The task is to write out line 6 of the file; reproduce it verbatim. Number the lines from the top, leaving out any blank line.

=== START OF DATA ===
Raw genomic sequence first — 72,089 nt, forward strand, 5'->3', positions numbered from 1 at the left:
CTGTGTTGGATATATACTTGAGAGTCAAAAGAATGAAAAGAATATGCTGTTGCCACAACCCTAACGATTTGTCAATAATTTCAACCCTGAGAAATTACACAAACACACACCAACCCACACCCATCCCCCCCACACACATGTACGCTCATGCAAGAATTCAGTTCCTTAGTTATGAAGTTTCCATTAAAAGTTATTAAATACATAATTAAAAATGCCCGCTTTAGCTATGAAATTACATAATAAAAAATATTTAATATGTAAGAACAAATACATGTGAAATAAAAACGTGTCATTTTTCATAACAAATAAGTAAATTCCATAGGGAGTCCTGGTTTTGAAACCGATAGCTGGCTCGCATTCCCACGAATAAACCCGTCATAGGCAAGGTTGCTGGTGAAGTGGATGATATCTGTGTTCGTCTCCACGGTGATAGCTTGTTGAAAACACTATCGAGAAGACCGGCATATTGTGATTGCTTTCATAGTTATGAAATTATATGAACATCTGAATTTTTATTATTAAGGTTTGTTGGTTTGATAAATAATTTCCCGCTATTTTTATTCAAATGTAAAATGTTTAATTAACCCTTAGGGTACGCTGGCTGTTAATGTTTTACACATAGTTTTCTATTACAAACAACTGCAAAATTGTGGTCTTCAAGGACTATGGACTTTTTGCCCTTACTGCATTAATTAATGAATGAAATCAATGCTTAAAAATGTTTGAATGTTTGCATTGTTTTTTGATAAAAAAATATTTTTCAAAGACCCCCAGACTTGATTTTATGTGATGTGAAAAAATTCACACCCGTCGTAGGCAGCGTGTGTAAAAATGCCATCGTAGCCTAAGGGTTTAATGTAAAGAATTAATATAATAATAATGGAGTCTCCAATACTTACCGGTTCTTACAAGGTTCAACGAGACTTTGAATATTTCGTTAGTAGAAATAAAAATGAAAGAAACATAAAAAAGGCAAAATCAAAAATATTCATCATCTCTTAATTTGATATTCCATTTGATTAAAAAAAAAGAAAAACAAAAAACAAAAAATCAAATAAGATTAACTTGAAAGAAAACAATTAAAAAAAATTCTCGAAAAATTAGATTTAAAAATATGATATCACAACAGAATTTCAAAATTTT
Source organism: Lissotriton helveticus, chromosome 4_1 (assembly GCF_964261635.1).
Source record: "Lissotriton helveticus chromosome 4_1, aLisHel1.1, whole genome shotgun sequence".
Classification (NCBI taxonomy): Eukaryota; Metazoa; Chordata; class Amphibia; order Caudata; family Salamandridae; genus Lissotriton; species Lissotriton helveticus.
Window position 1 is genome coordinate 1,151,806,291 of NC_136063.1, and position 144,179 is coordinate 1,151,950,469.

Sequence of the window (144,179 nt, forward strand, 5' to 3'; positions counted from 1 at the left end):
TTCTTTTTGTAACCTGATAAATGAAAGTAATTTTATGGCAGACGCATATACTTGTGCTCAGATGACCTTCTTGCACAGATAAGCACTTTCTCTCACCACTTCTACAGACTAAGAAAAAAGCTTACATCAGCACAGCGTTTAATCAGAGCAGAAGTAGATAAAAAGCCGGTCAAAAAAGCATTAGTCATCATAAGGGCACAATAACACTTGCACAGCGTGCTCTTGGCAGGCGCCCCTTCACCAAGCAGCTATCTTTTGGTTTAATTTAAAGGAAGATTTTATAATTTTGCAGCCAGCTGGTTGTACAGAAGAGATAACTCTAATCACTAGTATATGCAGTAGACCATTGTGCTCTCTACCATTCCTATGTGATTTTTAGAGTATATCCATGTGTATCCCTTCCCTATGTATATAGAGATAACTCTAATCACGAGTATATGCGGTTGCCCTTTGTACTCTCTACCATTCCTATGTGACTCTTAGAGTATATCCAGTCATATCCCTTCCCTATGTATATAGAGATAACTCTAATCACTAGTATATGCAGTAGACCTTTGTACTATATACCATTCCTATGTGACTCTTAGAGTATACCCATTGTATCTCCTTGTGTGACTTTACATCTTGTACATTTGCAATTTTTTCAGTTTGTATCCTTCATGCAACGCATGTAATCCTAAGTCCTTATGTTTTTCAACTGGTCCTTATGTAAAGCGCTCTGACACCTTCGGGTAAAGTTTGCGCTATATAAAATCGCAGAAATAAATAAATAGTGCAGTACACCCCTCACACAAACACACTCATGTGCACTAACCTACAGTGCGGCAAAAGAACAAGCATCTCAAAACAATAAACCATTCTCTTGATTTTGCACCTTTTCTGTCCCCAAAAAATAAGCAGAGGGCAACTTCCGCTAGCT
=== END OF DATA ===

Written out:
Window position 1 is genome coordinate 1,151,806,291 of NC_136063.1, and position 144,179 is coordinate 1,151,950,469.